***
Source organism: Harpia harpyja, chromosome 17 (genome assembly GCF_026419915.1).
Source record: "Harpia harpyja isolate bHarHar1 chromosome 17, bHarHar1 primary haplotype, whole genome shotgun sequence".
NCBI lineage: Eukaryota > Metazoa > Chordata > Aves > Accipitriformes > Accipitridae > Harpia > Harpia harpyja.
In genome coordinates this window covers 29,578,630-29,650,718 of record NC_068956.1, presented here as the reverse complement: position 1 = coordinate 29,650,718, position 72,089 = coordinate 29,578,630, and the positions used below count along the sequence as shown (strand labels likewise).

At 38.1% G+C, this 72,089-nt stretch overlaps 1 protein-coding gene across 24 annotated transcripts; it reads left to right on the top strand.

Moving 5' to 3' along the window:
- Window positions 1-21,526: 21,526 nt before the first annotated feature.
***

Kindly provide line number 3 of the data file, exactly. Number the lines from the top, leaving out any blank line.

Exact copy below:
NCBI lineage: Eukaryota > Metazoa > Chordata > Aves > Accipitriformes > Accipitridae > Harpia > Harpia harpyja.